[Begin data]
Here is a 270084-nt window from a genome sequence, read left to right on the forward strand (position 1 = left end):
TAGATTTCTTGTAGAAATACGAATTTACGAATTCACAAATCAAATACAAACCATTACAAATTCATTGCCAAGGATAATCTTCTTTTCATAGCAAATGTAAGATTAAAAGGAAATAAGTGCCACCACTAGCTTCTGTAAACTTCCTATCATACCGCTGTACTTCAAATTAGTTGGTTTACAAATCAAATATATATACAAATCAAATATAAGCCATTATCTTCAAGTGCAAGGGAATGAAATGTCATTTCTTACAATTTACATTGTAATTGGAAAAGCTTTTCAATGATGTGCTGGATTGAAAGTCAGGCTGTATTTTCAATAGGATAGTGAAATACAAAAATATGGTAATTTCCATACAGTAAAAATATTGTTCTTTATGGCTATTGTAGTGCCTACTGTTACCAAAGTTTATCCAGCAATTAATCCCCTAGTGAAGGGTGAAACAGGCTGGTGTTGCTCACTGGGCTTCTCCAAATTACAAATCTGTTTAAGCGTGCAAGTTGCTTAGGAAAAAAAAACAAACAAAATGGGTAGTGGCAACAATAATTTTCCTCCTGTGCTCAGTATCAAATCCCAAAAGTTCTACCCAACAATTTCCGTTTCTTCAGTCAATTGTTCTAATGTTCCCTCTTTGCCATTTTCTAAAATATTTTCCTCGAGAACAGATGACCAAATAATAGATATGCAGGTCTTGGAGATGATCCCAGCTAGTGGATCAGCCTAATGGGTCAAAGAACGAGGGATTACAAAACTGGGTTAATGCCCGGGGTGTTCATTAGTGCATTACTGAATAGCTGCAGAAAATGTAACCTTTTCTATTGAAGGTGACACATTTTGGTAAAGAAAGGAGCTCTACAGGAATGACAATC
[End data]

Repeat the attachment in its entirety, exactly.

Here is a 270084-nt window from a genome sequence, read left to right on the forward strand (position 1 = left end):
TAGATTTCTTGTAGAAATACGAATTTACGAATTCACAAATCAAATACAAACCATTACAAATTCATTGCCAAGGATAATCTTCTTTTCATAGCAAATGTAAGATTAAAAGGAAATAAGTGCCACCACTAGCTTCTGTAAACTTCCTATCATACCGCTGTACTTCAAATTAGTTGGTTTACAAATCAAATATATATACAAATCAAATATAAGCCATTATCTTCAAGTGCAAGGGAATGAAATGTCATTTCTTACAATTTACATTGTAATTGGAAAAGCTTTTCAATGATGTGCTGGATTGAAAGTCAGGCTGTATTTTCAATAGGATAGTGAAATACAAAAATATGGTAATTTCCATACAGTAAAAATATTGTTCTTTATGGCTATTGTAGTGCCTACTGTTACCAAAGTTTATCCAGCAATTAATCCCCTAGTGAAGGGTGAAACAGGCTGGTGTTGCTCACTGGGCTTCTCCAAATTACAAATCTGTTTAAGCGTGCAAGTTGCTTAGGAAAAAAAAACAAACAAAATGGGTAGTGGCAACAATAATTTTCCTCCTGTGCTCAGTATCAAATCCCAAAAGTTCTACCCAACAATTTCCGTTTCTTCAGTCAATTGTTCTAATGTTCCCTCTTTGCCATTTTCTAAAATATTTTCCTCGAGAACAGATGACCAAATAATAGATATGCAGGTCTTGGAGATGATCCCAGCTAGTGGATCAGCCTAATGGGTCAAAGAACGAGGGATTACAAAACTGGGTTAATGCCCGGGGTGTTCATTAGTGCATTACTGAATAGCTGCAGAAAATGTAACCTTTTCTATTGAAGGTGACACATTTTGGTAAAGAAAGGAGCTCTACAGGAATGACAATC